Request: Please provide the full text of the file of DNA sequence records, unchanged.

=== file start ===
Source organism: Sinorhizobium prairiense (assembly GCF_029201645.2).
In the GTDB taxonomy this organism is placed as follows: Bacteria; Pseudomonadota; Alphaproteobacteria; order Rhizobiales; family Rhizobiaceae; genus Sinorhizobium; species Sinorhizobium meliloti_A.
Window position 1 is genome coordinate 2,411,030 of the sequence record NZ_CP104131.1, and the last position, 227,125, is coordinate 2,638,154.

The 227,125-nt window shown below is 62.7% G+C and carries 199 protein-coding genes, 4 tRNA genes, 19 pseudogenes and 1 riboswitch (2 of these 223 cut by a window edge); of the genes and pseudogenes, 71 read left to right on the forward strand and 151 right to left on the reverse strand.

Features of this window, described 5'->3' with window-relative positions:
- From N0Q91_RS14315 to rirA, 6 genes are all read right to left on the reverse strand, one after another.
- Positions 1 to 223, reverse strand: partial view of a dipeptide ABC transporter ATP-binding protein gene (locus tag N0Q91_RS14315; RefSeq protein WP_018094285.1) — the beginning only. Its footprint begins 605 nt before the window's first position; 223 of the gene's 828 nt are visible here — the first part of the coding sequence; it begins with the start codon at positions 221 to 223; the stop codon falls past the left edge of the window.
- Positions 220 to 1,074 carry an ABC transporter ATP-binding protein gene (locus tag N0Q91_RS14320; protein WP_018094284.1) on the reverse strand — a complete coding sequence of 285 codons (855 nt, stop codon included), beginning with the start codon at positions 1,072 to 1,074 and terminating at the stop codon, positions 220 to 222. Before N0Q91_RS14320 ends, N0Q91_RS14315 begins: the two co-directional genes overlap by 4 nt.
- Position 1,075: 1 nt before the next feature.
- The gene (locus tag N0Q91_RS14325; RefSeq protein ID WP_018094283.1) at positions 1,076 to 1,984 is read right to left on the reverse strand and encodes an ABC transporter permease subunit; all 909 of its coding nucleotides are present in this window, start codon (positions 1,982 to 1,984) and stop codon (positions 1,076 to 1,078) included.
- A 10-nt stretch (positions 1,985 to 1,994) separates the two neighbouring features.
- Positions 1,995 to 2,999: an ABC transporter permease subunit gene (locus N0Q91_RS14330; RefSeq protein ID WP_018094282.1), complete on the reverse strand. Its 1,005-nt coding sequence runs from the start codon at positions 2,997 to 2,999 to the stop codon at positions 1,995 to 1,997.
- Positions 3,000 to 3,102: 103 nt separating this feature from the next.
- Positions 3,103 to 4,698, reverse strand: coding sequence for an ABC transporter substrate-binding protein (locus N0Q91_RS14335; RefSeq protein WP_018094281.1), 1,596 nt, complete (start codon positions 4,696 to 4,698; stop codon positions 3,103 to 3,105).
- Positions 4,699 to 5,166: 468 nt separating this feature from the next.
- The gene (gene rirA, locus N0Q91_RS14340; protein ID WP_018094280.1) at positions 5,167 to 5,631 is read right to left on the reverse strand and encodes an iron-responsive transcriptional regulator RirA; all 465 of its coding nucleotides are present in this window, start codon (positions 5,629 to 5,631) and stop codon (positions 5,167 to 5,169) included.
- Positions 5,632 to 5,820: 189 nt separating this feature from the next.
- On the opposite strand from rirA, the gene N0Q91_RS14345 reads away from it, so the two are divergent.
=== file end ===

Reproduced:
Source organism: Sinorhizobium prairiense (assembly GCF_029201645.2).
In the GTDB taxonomy this organism is placed as follows: Bacteria; Pseudomonadota; Alphaproteobacteria; order Rhizobiales; family Rhizobiaceae; genus Sinorhizobium; species Sinorhizobium meliloti_A.
Window position 1 is genome coordinate 2,411,030 of the sequence record NZ_CP104131.1, and the last position, 227,125, is coordinate 2,638,154.

The 227,125-nt window shown below is 62.7% G+C and carries 199 protein-coding genes, 4 tRNA genes, 19 pseudogenes and 1 riboswitch (2 of these 223 cut by a window edge); of the genes and pseudogenes, 71 read left to right on the forward strand and 151 right to left on the reverse strand.

Features of this window, described 5'->3' with window-relative positions:
- From N0Q91_RS14315 to rirA, 6 genes are all read right to left on the reverse strand, one after another.
- Positions 1 to 223, reverse strand: partial view of a dipeptide ABC transporter ATP-binding protein gene (locus tag N0Q91_RS14315; RefSeq protein WP_018094285.1) — the beginning only. Its footprint begins 605 nt before the window's first position; 223 of the gene's 828 nt are visible here — the first part of the coding sequence; it begins with the start codon at positions 221 to 223; the stop codon falls past the left edge of the window.
- Positions 220 to 1,074 carry an ABC transporter ATP-binding protein gene (locus tag N0Q91_RS14320; protein WP_018094284.1) on the reverse strand — a complete coding sequence of 285 codons (855 nt, stop codon included), beginning with the start codon at positions 1,072 to 1,074 and terminating at the stop codon, positions 220 to 222. Before N0Q91_RS14320 ends, N0Q91_RS14315 begins: the two co-directional genes overlap by 4 nt.
- Position 1,075: 1 nt before the next feature.
- The gene (locus tag N0Q91_RS14325; RefSeq protein ID WP_018094283.1) at positions 1,076 to 1,984 is read right to left on the reverse strand and encodes an ABC transporter permease subunit; all 909 of its coding nucleotides are present in this window, start codon (positions 1,982 to 1,984) and stop codon (positions 1,076 to 1,078) included.
- A 10-nt stretch (positions 1,985 to 1,994) separates the two neighbouring features.
- Positions 1,995 to 2,999: an ABC transporter permease subunit gene (locus N0Q91_RS14330; RefSeq protein ID WP_018094282.1), complete on the reverse strand. Its 1,005-nt coding sequence runs from the start codon at positions 2,997 to 2,999 to the stop codon at positions 1,995 to 1,997.
- Positions 3,000 to 3,102: 103 nt separating this feature from the next.
- Positions 3,103 to 4,698, reverse strand: coding sequence for an ABC transporter substrate-binding protein (locus N0Q91_RS14335; RefSeq protein WP_018094281.1), 1,596 nt, complete (start codon positions 4,696 to 4,698; stop codon positions 3,103 to 3,105).
- Positions 4,699 to 5,166: 468 nt separating this feature from the next.
- The gene (gene rirA, locus N0Q91_RS14340; protein ID WP_018094280.1) at positions 5,167 to 5,631 is read right to left on the reverse strand and encodes an iron-responsive transcriptional regulator RirA; all 465 of its coding nucleotides are present in this window, start codon (positions 5,629 to 5,631) and stop codon (positions 5,167 to 5,169) included.
- Positions 5,632 to 5,820: 189 nt separating this feature from the next.
- On the opposite strand from rirA, the gene N0Q91_RS14345 reads away from it, so the two are divergent.